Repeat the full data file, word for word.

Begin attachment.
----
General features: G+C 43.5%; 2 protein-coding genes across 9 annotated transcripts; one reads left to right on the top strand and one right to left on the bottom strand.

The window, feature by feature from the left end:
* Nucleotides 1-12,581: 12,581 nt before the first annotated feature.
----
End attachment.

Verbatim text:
General features: G+C 43.5%; 2 protein-coding genes across 9 annotated transcripts; one reads left to right on the top strand and one right to left on the bottom strand.

The window, feature by feature from the left end:
* Nucleotides 1-12,581: 12,581 nt before the first annotated feature.